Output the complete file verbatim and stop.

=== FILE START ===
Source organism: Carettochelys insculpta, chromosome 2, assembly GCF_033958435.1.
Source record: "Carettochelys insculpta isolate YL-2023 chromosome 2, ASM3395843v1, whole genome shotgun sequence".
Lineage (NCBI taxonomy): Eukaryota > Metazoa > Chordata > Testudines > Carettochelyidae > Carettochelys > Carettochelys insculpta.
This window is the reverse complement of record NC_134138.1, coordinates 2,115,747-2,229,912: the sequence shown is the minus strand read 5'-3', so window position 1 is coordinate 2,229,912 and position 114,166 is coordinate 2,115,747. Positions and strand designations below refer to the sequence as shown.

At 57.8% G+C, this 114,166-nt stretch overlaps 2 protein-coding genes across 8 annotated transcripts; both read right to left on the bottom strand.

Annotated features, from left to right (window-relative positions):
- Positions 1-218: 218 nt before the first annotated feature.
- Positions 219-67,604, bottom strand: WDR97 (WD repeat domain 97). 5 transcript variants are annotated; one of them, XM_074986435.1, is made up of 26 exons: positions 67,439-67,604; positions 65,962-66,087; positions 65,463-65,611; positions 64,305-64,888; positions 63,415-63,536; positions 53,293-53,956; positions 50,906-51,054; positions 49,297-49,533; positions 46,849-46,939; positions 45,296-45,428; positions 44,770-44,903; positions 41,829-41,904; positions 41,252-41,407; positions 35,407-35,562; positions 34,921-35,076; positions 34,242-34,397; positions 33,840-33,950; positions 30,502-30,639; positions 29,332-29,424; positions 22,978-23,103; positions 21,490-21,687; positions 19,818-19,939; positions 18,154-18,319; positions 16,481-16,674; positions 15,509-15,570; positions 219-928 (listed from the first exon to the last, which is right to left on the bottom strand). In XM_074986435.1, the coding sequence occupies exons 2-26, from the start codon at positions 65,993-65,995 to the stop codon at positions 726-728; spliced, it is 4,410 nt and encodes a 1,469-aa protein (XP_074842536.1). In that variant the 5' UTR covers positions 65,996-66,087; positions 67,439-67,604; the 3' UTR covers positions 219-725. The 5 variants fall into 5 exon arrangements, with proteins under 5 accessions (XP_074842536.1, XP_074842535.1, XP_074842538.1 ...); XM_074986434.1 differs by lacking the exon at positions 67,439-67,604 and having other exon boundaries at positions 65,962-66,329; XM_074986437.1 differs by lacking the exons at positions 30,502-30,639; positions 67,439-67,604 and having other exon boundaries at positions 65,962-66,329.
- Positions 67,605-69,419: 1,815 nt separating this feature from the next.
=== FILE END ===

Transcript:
Source organism: Carettochelys insculpta, chromosome 2, assembly GCF_033958435.1.
Source record: "Carettochelys insculpta isolate YL-2023 chromosome 2, ASM3395843v1, whole genome shotgun sequence".
Lineage (NCBI taxonomy): Eukaryota > Metazoa > Chordata > Testudines > Carettochelyidae > Carettochelys > Carettochelys insculpta.
This window is the reverse complement of record NC_134138.1, coordinates 2,115,747-2,229,912: the sequence shown is the minus strand read 5'-3', so window position 1 is coordinate 2,229,912 and position 114,166 is coordinate 2,115,747. Positions and strand designations below refer to the sequence as shown.

At 57.8% G+C, this 114,166-nt stretch overlaps 2 protein-coding genes across 8 annotated transcripts; both read right to left on the bottom strand.

Annotated features, from left to right (window-relative positions):
- Positions 1-218: 218 nt before the first annotated feature.
- Positions 219-67,604, bottom strand: WDR97 (WD repeat domain 97). 5 transcript variants are annotated; one of them, XM_074986435.1, is made up of 26 exons: positions 67,439-67,604; positions 65,962-66,087; positions 65,463-65,611; positions 64,305-64,888; positions 63,415-63,536; positions 53,293-53,956; positions 50,906-51,054; positions 49,297-49,533; positions 46,849-46,939; positions 45,296-45,428; positions 44,770-44,903; positions 41,829-41,904; positions 41,252-41,407; positions 35,407-35,562; positions 34,921-35,076; positions 34,242-34,397; positions 33,840-33,950; positions 30,502-30,639; positions 29,332-29,424; positions 22,978-23,103; positions 21,490-21,687; positions 19,818-19,939; positions 18,154-18,319; positions 16,481-16,674; positions 15,509-15,570; positions 219-928 (listed from the first exon to the last, which is right to left on the bottom strand). In XM_074986435.1, the coding sequence occupies exons 2-26, from the start codon at positions 65,993-65,995 to the stop codon at positions 726-728; spliced, it is 4,410 nt and encodes a 1,469-aa protein (XP_074842536.1). In that variant the 5' UTR covers positions 65,996-66,087; positions 67,439-67,604; the 3' UTR covers positions 219-725. The 5 variants fall into 5 exon arrangements, with proteins under 5 accessions (XP_074842536.1, XP_074842535.1, XP_074842538.1 ...); XM_074986434.1 differs by lacking the exon at positions 67,439-67,604 and having other exon boundaries at positions 65,962-66,329; XM_074986437.1 differs by lacking the exons at positions 30,502-30,639; positions 67,439-67,604 and having other exon boundaries at positions 65,962-66,329.
- Positions 67,605-69,419: 1,815 nt separating this feature from the next.